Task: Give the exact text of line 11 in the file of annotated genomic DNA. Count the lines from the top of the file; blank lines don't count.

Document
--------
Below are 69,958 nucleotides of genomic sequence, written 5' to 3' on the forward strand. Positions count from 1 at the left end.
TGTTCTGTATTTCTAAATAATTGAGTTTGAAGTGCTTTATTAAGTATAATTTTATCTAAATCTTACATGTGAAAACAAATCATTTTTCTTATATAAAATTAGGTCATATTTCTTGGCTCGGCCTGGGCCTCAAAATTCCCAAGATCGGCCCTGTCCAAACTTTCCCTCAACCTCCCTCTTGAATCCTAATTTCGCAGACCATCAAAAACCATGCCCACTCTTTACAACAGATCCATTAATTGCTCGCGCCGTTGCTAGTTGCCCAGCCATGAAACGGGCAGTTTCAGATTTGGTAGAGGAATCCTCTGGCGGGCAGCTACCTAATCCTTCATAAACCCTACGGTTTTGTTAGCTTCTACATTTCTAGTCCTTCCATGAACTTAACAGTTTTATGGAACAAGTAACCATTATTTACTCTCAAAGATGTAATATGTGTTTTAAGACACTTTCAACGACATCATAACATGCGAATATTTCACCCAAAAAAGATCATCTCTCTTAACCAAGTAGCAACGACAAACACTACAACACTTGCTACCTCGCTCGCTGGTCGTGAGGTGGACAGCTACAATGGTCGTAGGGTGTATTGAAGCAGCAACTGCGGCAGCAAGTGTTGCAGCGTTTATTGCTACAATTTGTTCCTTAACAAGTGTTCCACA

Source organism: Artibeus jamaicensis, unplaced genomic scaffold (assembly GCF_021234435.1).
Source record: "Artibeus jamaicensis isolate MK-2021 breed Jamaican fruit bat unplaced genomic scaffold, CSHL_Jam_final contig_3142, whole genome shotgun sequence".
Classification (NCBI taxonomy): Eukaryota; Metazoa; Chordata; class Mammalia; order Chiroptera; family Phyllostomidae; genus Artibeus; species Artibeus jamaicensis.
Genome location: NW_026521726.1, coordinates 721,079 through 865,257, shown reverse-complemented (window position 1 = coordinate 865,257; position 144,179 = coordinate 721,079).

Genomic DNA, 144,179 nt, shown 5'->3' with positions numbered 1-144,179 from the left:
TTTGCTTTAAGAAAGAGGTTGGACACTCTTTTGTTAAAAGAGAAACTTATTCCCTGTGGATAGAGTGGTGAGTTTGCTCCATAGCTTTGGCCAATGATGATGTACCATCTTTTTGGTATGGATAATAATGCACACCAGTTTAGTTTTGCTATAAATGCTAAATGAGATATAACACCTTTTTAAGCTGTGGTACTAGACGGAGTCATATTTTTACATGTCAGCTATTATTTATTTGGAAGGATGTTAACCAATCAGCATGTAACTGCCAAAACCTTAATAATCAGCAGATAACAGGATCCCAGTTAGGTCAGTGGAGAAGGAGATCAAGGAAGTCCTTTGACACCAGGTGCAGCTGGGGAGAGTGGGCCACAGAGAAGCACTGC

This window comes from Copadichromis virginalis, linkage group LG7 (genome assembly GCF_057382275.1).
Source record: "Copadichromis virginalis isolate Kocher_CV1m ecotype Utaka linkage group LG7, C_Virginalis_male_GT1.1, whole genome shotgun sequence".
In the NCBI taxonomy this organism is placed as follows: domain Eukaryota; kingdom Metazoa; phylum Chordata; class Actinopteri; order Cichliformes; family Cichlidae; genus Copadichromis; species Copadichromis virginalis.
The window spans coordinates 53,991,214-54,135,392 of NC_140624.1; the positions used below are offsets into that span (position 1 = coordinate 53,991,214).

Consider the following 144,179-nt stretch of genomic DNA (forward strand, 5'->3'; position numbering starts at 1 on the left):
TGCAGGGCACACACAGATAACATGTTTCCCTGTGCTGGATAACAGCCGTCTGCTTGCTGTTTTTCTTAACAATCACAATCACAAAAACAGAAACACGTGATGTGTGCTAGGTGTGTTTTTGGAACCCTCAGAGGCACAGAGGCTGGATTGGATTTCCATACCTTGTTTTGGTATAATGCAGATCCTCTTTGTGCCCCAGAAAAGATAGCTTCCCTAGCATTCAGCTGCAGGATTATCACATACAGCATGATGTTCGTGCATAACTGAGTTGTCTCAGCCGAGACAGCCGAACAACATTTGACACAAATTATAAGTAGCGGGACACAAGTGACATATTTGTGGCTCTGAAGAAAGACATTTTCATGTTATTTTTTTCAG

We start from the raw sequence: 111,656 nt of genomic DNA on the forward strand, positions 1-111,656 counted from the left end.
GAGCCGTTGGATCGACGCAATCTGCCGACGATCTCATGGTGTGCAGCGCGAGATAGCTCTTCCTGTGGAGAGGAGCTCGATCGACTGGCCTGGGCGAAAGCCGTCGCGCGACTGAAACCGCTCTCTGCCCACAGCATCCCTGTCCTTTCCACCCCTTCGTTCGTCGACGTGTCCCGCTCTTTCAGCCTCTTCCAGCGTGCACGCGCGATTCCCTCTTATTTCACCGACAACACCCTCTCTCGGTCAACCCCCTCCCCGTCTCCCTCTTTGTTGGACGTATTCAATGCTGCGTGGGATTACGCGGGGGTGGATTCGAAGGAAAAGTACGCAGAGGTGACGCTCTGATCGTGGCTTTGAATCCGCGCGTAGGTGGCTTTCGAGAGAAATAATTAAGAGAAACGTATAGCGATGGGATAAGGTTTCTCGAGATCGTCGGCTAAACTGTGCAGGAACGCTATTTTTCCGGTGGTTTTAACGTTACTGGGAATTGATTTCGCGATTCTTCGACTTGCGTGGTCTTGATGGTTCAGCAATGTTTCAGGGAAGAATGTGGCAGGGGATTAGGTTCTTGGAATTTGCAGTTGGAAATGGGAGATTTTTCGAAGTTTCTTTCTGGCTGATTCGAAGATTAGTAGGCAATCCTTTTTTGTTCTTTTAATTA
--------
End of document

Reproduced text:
In the NCBI taxonomy this organism is placed as follows: domain Eukaryota; kingdom Metazoa; phylum Chordata; class Actinopteri; order Cichliformes; family Cichlidae; genus Copadichromis; species Copadichromis virginalis.